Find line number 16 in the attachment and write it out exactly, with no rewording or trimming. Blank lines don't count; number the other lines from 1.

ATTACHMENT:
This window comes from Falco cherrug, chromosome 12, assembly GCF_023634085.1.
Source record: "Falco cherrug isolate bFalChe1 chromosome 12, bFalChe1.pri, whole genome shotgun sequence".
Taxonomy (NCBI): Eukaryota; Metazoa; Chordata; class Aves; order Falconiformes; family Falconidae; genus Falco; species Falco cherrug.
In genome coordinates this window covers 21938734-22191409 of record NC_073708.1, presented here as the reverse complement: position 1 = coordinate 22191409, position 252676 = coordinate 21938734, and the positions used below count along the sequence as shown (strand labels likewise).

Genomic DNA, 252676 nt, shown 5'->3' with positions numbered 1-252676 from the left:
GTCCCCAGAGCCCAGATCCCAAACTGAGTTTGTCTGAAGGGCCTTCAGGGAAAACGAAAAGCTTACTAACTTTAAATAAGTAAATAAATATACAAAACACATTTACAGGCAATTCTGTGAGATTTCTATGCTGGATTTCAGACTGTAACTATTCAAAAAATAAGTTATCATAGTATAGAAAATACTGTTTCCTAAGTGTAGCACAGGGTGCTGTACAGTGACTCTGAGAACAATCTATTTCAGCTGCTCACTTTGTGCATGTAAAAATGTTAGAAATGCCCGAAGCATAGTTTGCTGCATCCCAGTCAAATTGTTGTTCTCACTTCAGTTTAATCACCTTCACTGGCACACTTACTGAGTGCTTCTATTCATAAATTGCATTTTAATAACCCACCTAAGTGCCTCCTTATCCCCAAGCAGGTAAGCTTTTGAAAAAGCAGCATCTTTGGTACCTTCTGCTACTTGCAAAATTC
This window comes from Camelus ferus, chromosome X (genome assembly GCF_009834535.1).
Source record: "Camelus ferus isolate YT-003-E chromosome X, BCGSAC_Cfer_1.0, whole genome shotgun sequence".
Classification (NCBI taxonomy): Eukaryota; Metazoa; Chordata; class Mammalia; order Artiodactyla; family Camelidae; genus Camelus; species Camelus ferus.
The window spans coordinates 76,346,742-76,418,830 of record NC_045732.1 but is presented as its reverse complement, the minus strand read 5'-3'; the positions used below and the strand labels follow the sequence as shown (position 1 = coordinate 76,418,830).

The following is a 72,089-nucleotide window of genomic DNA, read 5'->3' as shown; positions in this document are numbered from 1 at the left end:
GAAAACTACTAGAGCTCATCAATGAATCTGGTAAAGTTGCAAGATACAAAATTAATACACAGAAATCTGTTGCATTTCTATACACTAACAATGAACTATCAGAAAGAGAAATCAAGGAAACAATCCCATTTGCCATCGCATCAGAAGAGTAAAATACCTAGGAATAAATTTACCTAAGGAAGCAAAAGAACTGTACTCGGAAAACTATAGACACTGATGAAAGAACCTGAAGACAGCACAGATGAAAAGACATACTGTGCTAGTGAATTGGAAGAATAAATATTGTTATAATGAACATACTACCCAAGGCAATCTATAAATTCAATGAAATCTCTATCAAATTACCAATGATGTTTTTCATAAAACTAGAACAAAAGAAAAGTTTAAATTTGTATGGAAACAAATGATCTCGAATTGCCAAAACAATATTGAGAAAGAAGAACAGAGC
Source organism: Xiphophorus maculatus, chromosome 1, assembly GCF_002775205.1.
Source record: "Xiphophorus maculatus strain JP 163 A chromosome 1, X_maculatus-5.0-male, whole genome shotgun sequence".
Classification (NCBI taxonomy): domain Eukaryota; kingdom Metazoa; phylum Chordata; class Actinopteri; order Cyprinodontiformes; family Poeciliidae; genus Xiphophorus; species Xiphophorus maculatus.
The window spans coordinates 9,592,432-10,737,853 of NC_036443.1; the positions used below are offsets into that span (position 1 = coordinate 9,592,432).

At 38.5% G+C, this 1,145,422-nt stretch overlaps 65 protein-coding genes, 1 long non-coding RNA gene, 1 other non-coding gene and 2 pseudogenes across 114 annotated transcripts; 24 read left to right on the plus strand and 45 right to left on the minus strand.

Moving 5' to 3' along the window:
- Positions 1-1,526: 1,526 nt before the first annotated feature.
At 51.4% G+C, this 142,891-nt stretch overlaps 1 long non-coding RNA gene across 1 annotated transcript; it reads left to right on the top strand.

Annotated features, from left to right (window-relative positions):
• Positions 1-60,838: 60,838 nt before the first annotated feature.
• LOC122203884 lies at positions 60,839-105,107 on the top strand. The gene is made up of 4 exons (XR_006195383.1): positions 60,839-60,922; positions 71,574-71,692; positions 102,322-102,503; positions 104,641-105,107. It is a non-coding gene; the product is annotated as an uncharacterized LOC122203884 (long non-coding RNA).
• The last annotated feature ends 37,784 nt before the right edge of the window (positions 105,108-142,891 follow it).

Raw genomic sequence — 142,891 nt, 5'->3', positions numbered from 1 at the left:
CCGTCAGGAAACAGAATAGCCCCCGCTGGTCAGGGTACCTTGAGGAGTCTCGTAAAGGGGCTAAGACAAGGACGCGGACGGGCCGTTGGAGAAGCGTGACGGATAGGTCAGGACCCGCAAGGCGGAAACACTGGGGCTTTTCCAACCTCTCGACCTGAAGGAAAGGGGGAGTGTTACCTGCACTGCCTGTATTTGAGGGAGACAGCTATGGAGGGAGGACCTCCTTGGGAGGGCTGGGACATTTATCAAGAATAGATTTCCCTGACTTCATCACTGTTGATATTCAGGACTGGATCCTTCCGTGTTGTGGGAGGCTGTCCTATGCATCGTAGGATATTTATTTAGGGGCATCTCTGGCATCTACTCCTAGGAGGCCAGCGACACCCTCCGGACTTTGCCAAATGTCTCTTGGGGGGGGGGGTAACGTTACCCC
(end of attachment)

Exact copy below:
The window spans coordinates 9,592,432-10,737,853 of NC_036443.1; the positions used below are offsets into that span (position 1 = coordinate 9,592,432).